I’ve been living in Prague for fourteen months now and it’s still a bit strange to think of going back to England as a holiday. I went home at the weekend for a wedding of an old friend in the middle of nowhere in North Yorkshire. But it was also a great excuse to escape the urban sprawl of Prague and to visit some of friends and cheer myself up with some classic English countryside.
It has been over a year since I saw my country in the sunshine. The last time I ventured back I brought my American friend who had the pleasure of experiencing the overwhelming greyness of a December in the UK and visits to the future UNESCO World Heritage Sites of the Riverside Stadium of Middlesbrough, the Manchester suburbs and Otley for a night out. But the sun was blazing for the whole weekend and it gave the place a glow and, for the first time ever, I left England with a tan.
To be honest, I am a massive negative Nigel when it comes to Britain and my home city of Leeds normally takes the brunt. I tell Mr Foreign that I’m from this
fairly non-descript city and they either vaguely know where it is before asking me how far it is from London or a smile crosses their face and they shout “Leeds United!” That’s as far as it goes. Meeting an English person is even worse:
“Where are you from?”
Where two Americans meeting each other will somehow find an extremely tenuous link that they can enthuse about for hours, we generally have nothing to say. But that’s not to say that the area where I’m from isn’t worthy of a bit of praise.
I’m not even from Leeds, that’s just the biggest google-mappable sized city to me – I’m actually from the beautiful area of Wharfedale. Basically, this part of West Yorkshire is like a giant pair of testicles – Leeds is one average ball, Bradford is the other hideously deformed ball and Wharfedale is a belt of charming suburbs at the very tip.
Wharfedale is a green belt of rolling hills and little towns marking the gateway to the Yorkshire Dales. First of three nostalgic visits for me was the Cow and
Calf – a formation of one big rock and one small rock – that overlooks the spa town of Ilkley. Up here there are some nice hiking trails, great views of the valley below and a perfectly situated traditional pub. It surprised me coming back here that Ilkley now even has a supped-up Tourist Information selling all kinds of Yorkshire rubbish – I purchased a Know Your Sheep book which will be very handy and not a waste of money I’m sure, and a white rose of Yorkshire flag – it’s strange what being around foreigners does to your regional pride. I cringe at the memory of chanting "Yaaaahkshire!" at a group of "Star Spangled Banner" singing Americans and feel an unstoppable compulsion to introduce every Eastern European to the genius of Yorkshire Puddings.
Next up was The Chevin. This fairly well-known area of natural beauty above the market town is more of a forested area than Ilkley but includes more of the same trails and beautiful views of the surrounding countryside. Otley and The Chevin is actually pretty active in the social calendar as it hosts well-attended folk festivals and cycle races. To balance this out, during the day the place generally reeks of death as the grey army descend and make use of the charity shop capital of the universe.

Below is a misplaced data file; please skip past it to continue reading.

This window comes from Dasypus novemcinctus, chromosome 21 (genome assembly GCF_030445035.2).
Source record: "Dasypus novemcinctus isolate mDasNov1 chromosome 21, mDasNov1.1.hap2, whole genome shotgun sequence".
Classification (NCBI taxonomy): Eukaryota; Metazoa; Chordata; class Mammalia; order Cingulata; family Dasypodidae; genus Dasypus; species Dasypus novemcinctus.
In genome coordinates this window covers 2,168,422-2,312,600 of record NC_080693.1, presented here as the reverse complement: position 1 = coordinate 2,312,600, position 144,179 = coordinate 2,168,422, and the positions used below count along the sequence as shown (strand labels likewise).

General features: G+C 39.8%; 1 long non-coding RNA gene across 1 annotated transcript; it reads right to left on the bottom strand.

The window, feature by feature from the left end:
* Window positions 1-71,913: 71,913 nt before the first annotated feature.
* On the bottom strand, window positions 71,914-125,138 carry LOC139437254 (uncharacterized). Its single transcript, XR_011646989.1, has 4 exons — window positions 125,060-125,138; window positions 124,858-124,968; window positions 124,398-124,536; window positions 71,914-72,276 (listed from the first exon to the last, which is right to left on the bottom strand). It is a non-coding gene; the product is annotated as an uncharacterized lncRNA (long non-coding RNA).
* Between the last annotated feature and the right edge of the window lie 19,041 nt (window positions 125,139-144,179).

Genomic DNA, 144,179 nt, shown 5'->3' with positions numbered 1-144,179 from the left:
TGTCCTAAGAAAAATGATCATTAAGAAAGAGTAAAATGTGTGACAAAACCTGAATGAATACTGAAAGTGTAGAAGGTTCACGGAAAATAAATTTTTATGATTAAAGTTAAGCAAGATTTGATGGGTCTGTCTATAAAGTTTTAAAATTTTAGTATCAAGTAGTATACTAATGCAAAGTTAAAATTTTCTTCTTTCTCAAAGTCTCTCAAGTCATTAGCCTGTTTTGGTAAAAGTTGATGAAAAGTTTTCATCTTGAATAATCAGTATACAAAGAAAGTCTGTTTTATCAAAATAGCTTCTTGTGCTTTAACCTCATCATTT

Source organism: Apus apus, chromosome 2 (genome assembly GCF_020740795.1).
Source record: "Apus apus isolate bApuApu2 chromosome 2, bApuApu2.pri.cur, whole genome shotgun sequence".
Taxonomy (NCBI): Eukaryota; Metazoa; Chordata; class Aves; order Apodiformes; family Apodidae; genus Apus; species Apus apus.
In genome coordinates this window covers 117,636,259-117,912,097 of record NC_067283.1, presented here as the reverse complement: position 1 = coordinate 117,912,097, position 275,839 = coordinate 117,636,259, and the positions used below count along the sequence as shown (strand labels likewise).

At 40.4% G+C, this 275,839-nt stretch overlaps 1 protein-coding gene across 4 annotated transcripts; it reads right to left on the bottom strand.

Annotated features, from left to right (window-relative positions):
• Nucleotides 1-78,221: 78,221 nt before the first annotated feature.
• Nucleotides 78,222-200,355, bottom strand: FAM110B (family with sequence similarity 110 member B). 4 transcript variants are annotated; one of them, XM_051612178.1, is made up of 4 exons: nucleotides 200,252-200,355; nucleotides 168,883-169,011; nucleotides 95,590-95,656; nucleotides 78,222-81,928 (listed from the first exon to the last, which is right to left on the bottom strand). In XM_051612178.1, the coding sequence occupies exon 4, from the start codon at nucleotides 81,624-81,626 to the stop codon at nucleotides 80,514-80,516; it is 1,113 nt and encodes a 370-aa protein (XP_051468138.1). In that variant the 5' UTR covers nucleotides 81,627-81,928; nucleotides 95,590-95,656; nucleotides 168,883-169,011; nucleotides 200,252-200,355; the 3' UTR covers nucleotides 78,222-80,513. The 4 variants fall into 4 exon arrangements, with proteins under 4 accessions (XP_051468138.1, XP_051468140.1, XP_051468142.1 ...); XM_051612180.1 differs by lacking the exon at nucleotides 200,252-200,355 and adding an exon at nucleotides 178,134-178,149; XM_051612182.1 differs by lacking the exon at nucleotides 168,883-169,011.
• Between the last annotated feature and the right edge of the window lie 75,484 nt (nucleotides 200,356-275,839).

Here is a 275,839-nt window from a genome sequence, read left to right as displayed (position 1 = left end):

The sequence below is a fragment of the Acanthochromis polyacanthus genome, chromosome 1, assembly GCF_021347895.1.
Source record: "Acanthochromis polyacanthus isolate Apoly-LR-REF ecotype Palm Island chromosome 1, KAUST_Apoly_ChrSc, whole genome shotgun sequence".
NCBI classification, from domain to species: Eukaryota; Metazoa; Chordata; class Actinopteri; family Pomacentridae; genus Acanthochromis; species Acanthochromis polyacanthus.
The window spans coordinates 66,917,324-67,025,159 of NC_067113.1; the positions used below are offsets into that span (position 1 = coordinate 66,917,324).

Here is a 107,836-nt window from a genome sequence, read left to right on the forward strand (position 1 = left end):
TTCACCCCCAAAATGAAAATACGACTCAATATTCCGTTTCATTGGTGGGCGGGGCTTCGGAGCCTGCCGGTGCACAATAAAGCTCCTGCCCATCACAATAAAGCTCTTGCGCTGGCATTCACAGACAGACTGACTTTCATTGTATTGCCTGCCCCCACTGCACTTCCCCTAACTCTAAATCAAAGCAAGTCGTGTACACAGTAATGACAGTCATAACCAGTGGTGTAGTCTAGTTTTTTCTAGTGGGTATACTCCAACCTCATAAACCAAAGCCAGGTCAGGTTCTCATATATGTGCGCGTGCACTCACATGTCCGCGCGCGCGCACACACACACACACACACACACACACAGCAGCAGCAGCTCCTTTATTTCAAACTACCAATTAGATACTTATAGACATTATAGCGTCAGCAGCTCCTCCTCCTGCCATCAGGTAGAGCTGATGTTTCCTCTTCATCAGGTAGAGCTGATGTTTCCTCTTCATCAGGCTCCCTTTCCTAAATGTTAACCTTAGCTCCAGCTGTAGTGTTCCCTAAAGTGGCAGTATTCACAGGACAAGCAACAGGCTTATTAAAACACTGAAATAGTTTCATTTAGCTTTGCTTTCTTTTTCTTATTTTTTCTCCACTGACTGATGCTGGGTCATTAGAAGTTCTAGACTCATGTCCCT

The wedding on Saturday was thirty minutes away in North Yorkshire so I drove to my romantic Bed and Breakfast (for one) in Harrogate. This spa town is a pleasant town full of attractive Georgian architecture and wide-open spaces and is certainly a place your Grandma would love. For her there’s the famous Betty’s Tearooms for a scone and overpriced tea. My tastes however are slightly more downmarket and I took the Dixy Chicken (fake KFC) at 2am option. I bowled into the grubby takeaway wearing my wedding suit to raised eyebrows from the staff and immediately confronted by one of those perpetually angry, ignorant Englishman I generally hate shouting “The Euro should f***ing burn!. Leave the f***ers to it!” at no-one in particular. Ah, home.
Food is always a very important part of going home. It’s surprising, how it’s the really little things that aren’t even necessarily English that you can miss. I spent months just wanting a deep pan pizza or a really dirty kebab. Cheese and English tea – the biggest Czech deficiencies – are regularly smuggled over up people’s bottoms and in hollowed out prams so we can easily ignore the sub-standard Czech alternatives.
My first day back home alone consisted of a warm award-winning pork pie for breakfast, fish and chips (the old national dish) for lunch and curry (the new official national dish) and cider for dinner. I always get abuse from my students for the perceived poor state of English food. Granted, it’s simple and not that great but it’s at least as good as the stodgy, bland but filling Czech food. They base their opinions on that one time they had Fish & Chips in a pub in central London. They aren’t to know that to get fresh Fish and Chips you need to go to an actual Fish and Chip shop not get the frozen version at Wetherspoons and more importantly you must go north. Also, to get good country fare you have to make it out into the countryside to one of thousands of excellent country pubs using locally sourced produce to mix the traditional with the modern. And at least we know what a fresh vegetable is. Rant over. Screw you, Pavel!
The bottom line is that it isn’t the most spectacular place to visit - say. on a par with the coastal vistas of Croatia or the forests of Romania that I was blown away by - but it’s a damn sight better than I generally make it out to be.
Tot: 0.102s; Tpl: 0.014s; cc: 13; qc: 50; dbt: 0.0332s; 1; m:jupiter w:www (184.108.40.206); sld: 1;
; mem: 1.7mb